Lise M Andersen said...

Teehee (embarrassed giggle). Thank you Susan. I agree with you. I am giggling because I only recently discovered I have been misspelling lavender on my own labels for years. I just happened to notice it by chance (are we just a little embarrassed??!!). I like to think I am pretty language savvy, but you have enlightened me today. I shall now go and practice my apostrophes - all of them! Thanks for sharing.

Ingrid said...

Hi Susan,

You missed my favourite one - 'losing vs. loosing'

I actually appreciated your 'rant', it's one I've been on for quite a long time.

Will said...

Here's a proofreaders tip from my generation (before spellchecking): Read your composition backwards.

That way you're focusing on the spelling of the word, rather than the grammar.

Rarely fails!


Anonymous said...

The apostrophes are getting to me as well - sometimes. I have the excuse English not being my native tongue but am actually embarrassed when I found I made a spelling mistake. I notice mistakes seem to be on the rise in news papers (over here) and find this a "disgrace".

Warm regards,


Katie said...

I love your rants and this is a very good one! I know for a fact that I leave sites that have too many spelling errors or typos because I automatically associate shoddy writing with a shoddy product. It may not be entirely fair, but I think for a lot of people there is such a subliminal connection. I am much more likely to buy products from people who provide a lot of information and spell it all correctly!

Pam said...


I am one guilty sole when it comes to spelling and grammar. With that being said, I can recall specifically when some of my errors were brought to my attention. Irregardless was one of them. I had no idea it was incorrect. I thank that gentleman to this day for letting me know; otherwise I would still be saying it.


Randi Carr said...

I, like Pam, am very guilty of spelling errors... too many. I do too many things at once and on the fly. People want a listing up NOW, so I put it up NOW. I have customers that do point out the errors a lot (another one I spell alot, too often) of the time and that is helpful. I am grateful (this word I always spell greatful, by accident). In school, I had excellent grades in English and when I have time to sit and write I am not a bad writer. Word has made us very dependant (or is it dependent?)on spell check, and it allows many it's and its to go through. The new website I promise will be better lol. I'll have more time to work out the actual listings :) If you ever see one, please point it out! I know I am a speed demon and need to just sloooowwwwwww down sometimes ;p

Jen W said...

Love this rant!

LOL there is a facebook group called 'if you can't tell the difference between you and you're you deserve to die'. Can't say that I feel this strongly about grammar but I did have a cackle.

Nancy Liedel said...

I'm a dyslexic writer. I am the worst of spellers. I write books, in part, for a living and without my editors, I'd be in a pickle. I am probably one of the people you're looking at, but I accept it, although I'm sticking my tongue out to the Northwest.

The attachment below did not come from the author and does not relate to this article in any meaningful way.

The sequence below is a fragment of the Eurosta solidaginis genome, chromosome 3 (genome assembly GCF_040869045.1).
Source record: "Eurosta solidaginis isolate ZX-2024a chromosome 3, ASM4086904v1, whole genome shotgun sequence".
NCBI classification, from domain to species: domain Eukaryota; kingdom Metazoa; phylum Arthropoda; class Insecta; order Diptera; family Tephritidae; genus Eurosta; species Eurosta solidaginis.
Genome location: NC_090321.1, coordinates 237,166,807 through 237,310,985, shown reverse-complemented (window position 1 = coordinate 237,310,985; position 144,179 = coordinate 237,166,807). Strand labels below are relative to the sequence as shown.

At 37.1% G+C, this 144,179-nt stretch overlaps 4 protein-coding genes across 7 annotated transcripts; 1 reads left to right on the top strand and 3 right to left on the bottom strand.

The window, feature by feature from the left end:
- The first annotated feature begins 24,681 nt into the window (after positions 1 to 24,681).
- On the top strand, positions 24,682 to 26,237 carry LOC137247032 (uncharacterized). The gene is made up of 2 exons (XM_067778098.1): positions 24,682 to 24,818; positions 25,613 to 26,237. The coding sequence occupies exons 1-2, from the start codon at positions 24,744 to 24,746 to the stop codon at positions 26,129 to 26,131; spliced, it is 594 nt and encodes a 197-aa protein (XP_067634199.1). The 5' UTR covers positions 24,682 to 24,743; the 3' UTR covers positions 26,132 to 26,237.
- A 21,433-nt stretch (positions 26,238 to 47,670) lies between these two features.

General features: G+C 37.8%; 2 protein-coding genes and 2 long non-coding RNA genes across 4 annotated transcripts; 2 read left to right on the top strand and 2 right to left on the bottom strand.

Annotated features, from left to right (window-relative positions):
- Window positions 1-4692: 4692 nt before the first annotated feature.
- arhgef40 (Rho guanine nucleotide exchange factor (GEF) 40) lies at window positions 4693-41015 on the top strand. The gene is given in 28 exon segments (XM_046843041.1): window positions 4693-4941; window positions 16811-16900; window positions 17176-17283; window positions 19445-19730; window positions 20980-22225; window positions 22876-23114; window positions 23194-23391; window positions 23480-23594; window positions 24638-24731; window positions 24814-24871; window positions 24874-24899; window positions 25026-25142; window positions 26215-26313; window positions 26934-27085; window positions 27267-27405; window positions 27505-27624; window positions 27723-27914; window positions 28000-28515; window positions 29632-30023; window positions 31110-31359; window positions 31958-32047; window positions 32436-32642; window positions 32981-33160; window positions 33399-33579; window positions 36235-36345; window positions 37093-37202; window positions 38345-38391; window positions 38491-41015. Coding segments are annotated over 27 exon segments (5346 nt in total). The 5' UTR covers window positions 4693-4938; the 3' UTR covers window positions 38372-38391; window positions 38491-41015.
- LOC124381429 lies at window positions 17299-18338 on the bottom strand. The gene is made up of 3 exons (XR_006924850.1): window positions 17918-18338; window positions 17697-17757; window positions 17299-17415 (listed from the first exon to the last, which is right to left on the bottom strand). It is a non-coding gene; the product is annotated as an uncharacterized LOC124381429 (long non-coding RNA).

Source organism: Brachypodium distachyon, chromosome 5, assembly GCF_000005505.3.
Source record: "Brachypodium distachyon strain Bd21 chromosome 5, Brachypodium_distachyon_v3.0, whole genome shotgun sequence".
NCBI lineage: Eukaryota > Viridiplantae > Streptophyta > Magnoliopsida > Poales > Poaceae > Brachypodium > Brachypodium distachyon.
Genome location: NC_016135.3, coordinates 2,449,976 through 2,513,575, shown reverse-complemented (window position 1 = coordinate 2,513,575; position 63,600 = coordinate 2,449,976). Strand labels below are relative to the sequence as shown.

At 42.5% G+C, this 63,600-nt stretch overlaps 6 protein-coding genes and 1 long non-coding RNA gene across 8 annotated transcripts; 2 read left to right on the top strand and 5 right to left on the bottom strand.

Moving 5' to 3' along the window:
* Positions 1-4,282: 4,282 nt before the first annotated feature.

I do the same thing. If a company, and even Sephora affiliated companies, mess up spelling, I don't buy it. I feel bad, but if you can't spell. Although, I did type Litsea, Listea for months, cause that's how I read it. I have to be painstaking on my sites in my labels and everything else. Again, I have an editor I can pay. I love Jewel.

Tara said...

I can't stand all these things you refer to and more: when people spell "definately" or "seperate", or when people on television say, "something happened to her and I", because they don't know when to use "I" or "me". I've never gone beyond English 101, but I know the basics taught in junior high :)

Patrick said...

Patrick here...

LOVE the reading backwards suggestion, just tried it with a paper and it worked great.

Kathy said...

Thanks Susan. The one that really irritates me is sherbet. It's not "sherbert", which most people say. No second "r". Have a great day.

EsseBee said...

Great rant. I'm a grammar nazi. It really irks me when things are wrong, but like Lise, I'm not immune to the odd mistake. For years I thought lavender was lavendar. Have you read Lynn Truss's book, "Eats, Shoots and Leaves"?
A great book for pedants like us.

Susan Barclay-Nichols said...

I love Lynne Truss! When I read that book, I felt as if I had met my grammar soul mate! I feel so mean writing this piece, but it really does get to me. I hate spell check! I try not to rely upon it much, especially when you consider my iPod keeps trying to make the word "in" look like "I'n" (what does that even mean?).

I find the differences between American, Canadian, and British English fascinating. I realized recently that Americans don't tend to use the future conditional - If I were a lumberjack, I'm sure I'd be okay vs. if I was a lumberjack... - and they don't double the l before -ed or -ing - or -er, so I would work for the family counseling department. (This drives me nuts because I'm Canadian and the spell check wants to make everything American! So I have to go through and make sure I have all my -ours and -lled in place when I'm writing in Word!)

Anonymous said...

When I initially commented I clicked the "Notify me when new comments are added" checkbox andd now each time
a conment is added I get several emails with the same comment.
Is there any way you can remove me from that service?
Appreciate it!

Also visit mmy wweb blog ... diet plan for weight loss